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Sharon Hammes-Schiffer Joins Princeton Chemistry

Announcements- - By Wendy Plump

In an exciting addition to its senior faculty and an expansion of its research footprint in quantum science, the Department of Chemistry will welcome theoretical chemist Sharon Hammes-Schiffer as full professor in January 2024.

 A summa cum laude graduate of Princeton’s Class of 1988, Hammes-Schiffer has made pioneering contributions to understanding the quantum mechanical role of the proton in molecular systems. Her work will also bolster foundational research in chemical biology, materials science, and inorganic chemistry at the department.

Hammes-Schiffer joins Princeton from her post as Sterling Professor of Chemistry at Yale University.

Color, head-and-shoulders image of professor.

Professor Sharon Hammes-Schiffer, who is joining the Princeton Department of Chemistry.

Photo courtesy of Sharon Hammes-Schiffer

“It feels a little nostalgic since I did my undergraduate work at ‘old’ Frick, but also exciting because Princeton Chemistry is just such an energetic place,” said Hammes-Schiffer. “I expect that this move will stimulate my research program because interacting with different people and different ideas leads to collaborations that, from an intellectual perspective, can be very inspirational.”

Department Chair Greg Scholes, the William S. Tod Professor of Chemistry, said, “Sharon is one of the best chemists internationally in the field of quantum chemistry, an area of great interest to our graduate students and, in fact, to Princeton. We are thrilled to have her join the department. 

Sharon’s research contributions are remarkable because of how she can communicate across disparate fields. In addition, she is very well known for her generous contribution to the chemistry community.”

Hammes-Schiffer’s lab will focus on two areas in which she has already made broad contributions: Proton-Coupled Electron Transfer (PCET), for which she developed a general theoretical formulation centered on the quantum mechanical effects of the electrons and transferring protons some 25 years ago; and nuclear-electronic orbitals methods.

“We have applied our PCET theory to a wide range of experimentally studied reactions in solution, proteins, and electrochemistry. Exploring different directions and areas within that field is certainly something we’ll continue to do at Princeton.


Hammes-Schiffer has developed a general theoretical formulation for PCET, applying this theory to a wide range of experimentally studied reactions in solution, proteins, and electrochemistry.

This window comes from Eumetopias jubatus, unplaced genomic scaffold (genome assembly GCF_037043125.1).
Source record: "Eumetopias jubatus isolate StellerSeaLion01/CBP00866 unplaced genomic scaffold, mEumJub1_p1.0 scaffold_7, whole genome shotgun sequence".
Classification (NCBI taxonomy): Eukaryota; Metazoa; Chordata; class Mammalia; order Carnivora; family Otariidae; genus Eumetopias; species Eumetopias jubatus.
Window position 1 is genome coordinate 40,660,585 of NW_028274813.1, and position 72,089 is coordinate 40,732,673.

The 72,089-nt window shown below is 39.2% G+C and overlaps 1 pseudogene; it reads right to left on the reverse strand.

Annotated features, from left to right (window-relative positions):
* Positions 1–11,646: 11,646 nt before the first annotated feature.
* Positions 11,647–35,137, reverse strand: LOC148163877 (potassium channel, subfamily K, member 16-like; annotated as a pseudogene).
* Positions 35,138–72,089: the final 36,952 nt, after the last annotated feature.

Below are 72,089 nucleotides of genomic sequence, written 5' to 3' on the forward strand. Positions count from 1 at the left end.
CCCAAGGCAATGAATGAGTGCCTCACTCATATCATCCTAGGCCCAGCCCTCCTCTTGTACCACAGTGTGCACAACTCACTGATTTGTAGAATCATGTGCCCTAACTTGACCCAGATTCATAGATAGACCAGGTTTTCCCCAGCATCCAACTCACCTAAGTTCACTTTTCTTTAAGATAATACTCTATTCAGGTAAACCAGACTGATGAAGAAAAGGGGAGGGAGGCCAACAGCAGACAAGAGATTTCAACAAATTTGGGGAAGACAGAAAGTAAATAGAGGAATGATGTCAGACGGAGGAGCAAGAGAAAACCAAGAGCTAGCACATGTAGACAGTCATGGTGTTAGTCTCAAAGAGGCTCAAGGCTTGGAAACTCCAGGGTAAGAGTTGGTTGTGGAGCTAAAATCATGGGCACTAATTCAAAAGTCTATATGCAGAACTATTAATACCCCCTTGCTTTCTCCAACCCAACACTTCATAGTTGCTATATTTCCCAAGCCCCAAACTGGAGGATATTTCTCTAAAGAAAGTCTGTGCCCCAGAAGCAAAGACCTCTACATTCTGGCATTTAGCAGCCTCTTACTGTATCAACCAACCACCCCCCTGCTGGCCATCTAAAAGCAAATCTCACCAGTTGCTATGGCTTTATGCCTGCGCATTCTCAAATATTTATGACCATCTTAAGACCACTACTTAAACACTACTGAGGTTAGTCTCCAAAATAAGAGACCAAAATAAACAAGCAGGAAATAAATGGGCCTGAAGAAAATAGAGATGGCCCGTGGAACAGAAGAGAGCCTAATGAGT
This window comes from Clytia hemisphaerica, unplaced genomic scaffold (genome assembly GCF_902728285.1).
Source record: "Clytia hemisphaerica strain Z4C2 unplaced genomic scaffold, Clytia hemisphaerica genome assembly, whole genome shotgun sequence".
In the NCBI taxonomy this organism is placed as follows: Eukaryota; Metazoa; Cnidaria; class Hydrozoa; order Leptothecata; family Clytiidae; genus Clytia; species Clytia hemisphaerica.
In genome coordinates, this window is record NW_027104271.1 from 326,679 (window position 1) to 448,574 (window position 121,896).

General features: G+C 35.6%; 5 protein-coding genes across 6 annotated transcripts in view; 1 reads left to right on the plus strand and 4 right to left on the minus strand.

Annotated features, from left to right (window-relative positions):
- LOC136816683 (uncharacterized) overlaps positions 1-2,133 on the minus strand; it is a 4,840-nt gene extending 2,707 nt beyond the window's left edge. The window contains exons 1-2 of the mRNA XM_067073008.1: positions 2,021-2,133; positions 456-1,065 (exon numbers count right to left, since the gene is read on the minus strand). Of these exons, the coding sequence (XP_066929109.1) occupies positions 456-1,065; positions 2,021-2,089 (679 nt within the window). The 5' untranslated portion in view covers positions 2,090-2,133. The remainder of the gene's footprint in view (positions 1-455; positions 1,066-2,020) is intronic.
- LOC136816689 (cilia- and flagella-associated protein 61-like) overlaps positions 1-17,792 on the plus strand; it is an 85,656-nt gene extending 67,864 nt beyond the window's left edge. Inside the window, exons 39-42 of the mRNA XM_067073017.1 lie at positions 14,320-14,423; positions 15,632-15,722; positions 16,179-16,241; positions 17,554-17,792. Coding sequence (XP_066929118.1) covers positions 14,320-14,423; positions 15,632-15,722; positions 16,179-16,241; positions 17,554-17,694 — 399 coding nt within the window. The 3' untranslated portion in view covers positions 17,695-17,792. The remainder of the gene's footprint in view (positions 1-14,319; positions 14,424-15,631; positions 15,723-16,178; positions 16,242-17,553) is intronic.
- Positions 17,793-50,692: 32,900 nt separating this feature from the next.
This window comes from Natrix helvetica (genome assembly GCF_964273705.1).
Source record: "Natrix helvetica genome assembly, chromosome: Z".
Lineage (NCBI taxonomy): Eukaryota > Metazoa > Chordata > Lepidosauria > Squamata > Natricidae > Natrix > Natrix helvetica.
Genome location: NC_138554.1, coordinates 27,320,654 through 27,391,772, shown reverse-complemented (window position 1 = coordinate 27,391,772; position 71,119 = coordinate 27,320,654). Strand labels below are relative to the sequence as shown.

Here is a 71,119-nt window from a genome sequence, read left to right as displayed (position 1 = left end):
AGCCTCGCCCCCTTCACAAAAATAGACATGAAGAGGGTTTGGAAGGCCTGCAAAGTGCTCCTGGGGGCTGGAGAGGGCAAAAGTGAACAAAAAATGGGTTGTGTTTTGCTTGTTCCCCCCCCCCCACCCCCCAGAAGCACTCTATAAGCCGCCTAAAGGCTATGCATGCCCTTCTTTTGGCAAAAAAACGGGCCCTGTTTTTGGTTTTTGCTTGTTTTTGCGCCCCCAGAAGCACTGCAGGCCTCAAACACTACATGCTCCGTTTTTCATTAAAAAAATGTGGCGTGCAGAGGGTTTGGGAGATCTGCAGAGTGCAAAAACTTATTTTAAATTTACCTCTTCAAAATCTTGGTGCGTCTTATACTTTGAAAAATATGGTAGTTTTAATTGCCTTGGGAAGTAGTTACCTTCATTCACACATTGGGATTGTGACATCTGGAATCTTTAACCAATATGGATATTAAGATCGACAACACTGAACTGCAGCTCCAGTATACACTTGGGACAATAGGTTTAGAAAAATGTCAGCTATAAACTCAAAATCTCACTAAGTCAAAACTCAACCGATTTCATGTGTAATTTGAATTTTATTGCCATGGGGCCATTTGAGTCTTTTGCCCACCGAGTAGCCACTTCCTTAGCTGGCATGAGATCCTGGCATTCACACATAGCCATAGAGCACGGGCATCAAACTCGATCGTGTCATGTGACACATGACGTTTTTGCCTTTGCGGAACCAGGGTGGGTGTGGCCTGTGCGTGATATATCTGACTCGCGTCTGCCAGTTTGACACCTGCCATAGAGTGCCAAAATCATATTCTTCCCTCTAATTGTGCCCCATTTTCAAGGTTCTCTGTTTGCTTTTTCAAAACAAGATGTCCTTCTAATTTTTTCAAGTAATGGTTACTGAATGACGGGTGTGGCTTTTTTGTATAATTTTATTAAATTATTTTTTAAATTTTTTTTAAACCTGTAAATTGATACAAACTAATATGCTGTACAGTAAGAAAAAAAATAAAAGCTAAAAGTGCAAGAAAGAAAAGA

Graphic courtesy of the Hammes-Schiffer Research Group

“Another active area of my group is something we call the NEO method, for Nuclear-Electronic Orbital,” she added. “People have been doing quantum chemistry calculations for a long time where they solve how electrons move quantum mechanically around nuclei represented as point-charges. What we do is treat some of those nuclei—protons, the lightest ones—quantum mechanically on the same level as the electrons. We are then solving a different kind of problem. Instead of just an electronic problem, it’s a mixed nuclear-electronic problem.

“We’ve been developing methods to do that, and we put those methods into codes that the whole community can use. This work really has a lot of momentum right now, so I want to keep it going, to push it to its limit and see where it can go.”

In Spectroscopy/Physical Chemistry, Hammes-Schiffer joins a research subfield that includes Robert Cava, the Russell Wellman Moore Professor of Chemistry; Assistant Professor William Jacobs; Herschel Rabitz, the Charles Phelps Smyth ’16 *17 Professor of Chemistry; Scholes; Associate Professor Leslie Schoop; Annabella Selloni, the David B. Jones Professor of Chemistry; Assistant Professor Marissa Weichman; and Professor Haw Yang.

Hammes-Schiffer is a member of the National Academy of Sciences and the American Academy of Arts and Sciences; a fellow of the American Association for the Advancement of Science; and the Editor-in-Chief of the journal Chemical Reviews, a post she has held since 2014. She is also on the Board of Reviewing Editors at the journal Science, and the Editorial Board of the Proceedings of the National Academy of Sciences.

She has won numerous awards including the Willard Gibbs Medal Award in 2021; the American Chemical Society Award in Theoretical Chemistry in 2021; and the Joseph O. Hirschfelder Prize in Theoretical Chemistry, also in 2021.

"Our work really has a lot of momentum right now, so I want to just keep it going, to push that to its limit and see where it can go.”

Hammes-Schiffer graduated from Princeton with a B.A. in chemistry. She earned her Ph.D. at Stanford University with theoretician Hans C. Andersen developing methods for including long-range electrostatic effects in quantum mechanical calculations on periodic systems. After that, she did postdoctoral work at AT&T Bell Laboratories in New Jersey. Hammes-Schiffer was the Clare Boothe Luce Assistant Professor of Chemistry at the University of Notre Dame from 1995 to 2000. She was at Pennsylvania State University from 2000 to 2012, with her final role there the Eberly Professor in Biotechnology. She subsequently joined the faculty at the University of Illinois at Urbana-Champaign, where she remained until moving to Yale in 2018.

Hammes-Schiffer will be moving to Princeton with her husband, Peter Schiffer, Princeton’s incoming Dean for Research. The couple has two sons, both graduates of Princeton University. She enjoys going for long walks, cooking with her family, and relaxing with a novel.